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What is up with McCain?
By W. James Antle III
Washington is abuzz with speculation as to the plans and motives of that problematic and unpredictable Arizona Republican, Sen. John McCain. Rumors exist that McCain will leave the Republican Party. His acolytes are planting stories in major newspapers about him challenging President Bush in some fashion in 2004. Republican colleagues are finding his vote on crucial legislation more unreliable.
What is going on? McCain began his political career as a conservative, a man of the right. Ronald Reagan brought him out to speak at one of his governor's prayer breakfasts in California. When "Firing Line" conducted its debate on the Panama Canal Treaty, McCain was the military adviser to the panel members who opposed ratification, including Reagan and Pat Buchanan. He succeeded Barry Goldwater in the Senate. As recently as last year, during the presidential campaign, McCain's lifetime American Conservative Union rating stood at 83 percent and his Americans for Democratic Action liberal quotient for that year was just 5 percent.
Since his presidential campaign, promoted by a cadre of neo-conservative intellectuals and journalists who saw him as the embodiment of their new "national greatness" ideology, McCain has increasingly defined bipartisanship as alignment with the positions of the Democratic Party. He began his presidential campaign with his eccentric embrace of campaign finance reform, normally a Democratic cause, and a smaller tax cut than what either George W. Bush or Steve Forbes were proposing. Even on taxes, his stance was at least arguably defensible on conservative grounds, as he favored a more moderate tax cut to avoid deficit spending and leave revenues to boost the defense budget. By the time the campaign was over, he had lurched leftward in attacking Bush's tax plan as a boon to the rich, embraced a militaristic foreign policy, continued to advocate a campaign finance reform bill that would muzzle conservative interest groups, denounced two of the leading figures in the religious right and suggested to a group liberal GOP donors that Roe v. Wade was perfectly fine with him.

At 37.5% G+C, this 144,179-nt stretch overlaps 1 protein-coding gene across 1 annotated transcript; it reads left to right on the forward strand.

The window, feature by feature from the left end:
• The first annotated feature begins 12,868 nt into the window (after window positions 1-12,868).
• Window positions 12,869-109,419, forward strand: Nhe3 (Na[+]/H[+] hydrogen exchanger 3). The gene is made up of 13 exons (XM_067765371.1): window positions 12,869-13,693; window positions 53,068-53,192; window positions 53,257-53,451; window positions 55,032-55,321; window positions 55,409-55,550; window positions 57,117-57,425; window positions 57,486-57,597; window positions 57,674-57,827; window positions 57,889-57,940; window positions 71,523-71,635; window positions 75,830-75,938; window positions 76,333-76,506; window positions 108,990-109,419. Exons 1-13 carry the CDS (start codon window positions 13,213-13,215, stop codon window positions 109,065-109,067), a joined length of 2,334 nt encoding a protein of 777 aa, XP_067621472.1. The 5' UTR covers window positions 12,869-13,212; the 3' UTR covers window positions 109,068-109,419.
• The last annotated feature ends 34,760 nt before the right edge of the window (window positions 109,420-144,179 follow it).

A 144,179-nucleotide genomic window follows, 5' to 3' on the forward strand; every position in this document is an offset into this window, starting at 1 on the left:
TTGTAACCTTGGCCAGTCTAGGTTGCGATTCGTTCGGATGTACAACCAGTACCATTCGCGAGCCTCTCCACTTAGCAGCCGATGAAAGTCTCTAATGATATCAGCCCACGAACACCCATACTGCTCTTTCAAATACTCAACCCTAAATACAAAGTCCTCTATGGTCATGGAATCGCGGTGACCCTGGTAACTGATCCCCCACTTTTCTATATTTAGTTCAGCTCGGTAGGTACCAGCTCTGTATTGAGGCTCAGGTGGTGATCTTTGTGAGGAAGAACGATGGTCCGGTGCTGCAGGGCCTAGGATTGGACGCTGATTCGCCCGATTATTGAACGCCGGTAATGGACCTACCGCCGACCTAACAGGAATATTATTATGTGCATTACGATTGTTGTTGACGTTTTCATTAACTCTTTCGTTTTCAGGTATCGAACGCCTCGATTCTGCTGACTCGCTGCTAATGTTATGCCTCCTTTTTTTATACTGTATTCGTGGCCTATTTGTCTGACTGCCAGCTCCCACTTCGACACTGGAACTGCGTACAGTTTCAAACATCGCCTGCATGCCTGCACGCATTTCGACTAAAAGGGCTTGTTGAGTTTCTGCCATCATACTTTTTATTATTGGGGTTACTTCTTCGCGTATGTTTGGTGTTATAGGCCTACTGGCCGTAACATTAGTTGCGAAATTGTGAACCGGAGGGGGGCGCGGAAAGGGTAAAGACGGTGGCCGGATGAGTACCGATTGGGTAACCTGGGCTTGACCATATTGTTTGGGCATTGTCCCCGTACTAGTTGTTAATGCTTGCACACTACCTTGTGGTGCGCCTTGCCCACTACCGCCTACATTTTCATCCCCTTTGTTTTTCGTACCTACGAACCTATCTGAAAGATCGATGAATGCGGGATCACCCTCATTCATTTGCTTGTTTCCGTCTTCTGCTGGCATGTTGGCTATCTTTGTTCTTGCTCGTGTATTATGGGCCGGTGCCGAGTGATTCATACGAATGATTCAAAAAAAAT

Since then, Sen. McCain has continued to cultivate warm relations with the liberal press that so routinely praises him. He reacted to Jim Jeffords' defection by publicly scolding his party, telling Republicans to "grow up." He is cosponsoring gun control legislation with Sen. Joe Lieberman and HMO regulations with Sen. Ted Kennedy. His denunciations of "K street" lobbyists who oppose his signature McCain-Feingold bill have taken on the character of a jihad. There have also been threats that McCain will attempt to revive his constitutionally dubious tobacco legislation, which contained large tax increases, new regulation and benefits to lawsuit-happy trial lawyers. In his biggest deviation from traditional conservative orthodoxy yet, he joined liberal Republican Sen. Lincoln Chafee, who seems to view the GOP as a family heirloom rather than a party with a platform worth implementing, in voting against the Bush tax cut. This is tantamount to a Republican voting against the Reagan tax cuts. President Bush's tax cut legislation even won the votes of two dozen House Democrats, 12 Senate Democrats and Jim Jeffords!
Paul Weyrich has publicly predicted that McCain will leave the Republican Party and run for president. Former Congressman John Leboutillier has written in his Newsmax column about the scenario of a three-way race between Bush, Al Gore and McCain in 2004. Conservatives have become so frustrated with him that some in Arizona have begun circulating recall petitions. No one can accurately predict what John McCain will do next. He says he does not plan on running for president or leaving the GOP. He denies any anti-Dubya animus. This has done little to quiet the speculation, even among some of his supporters.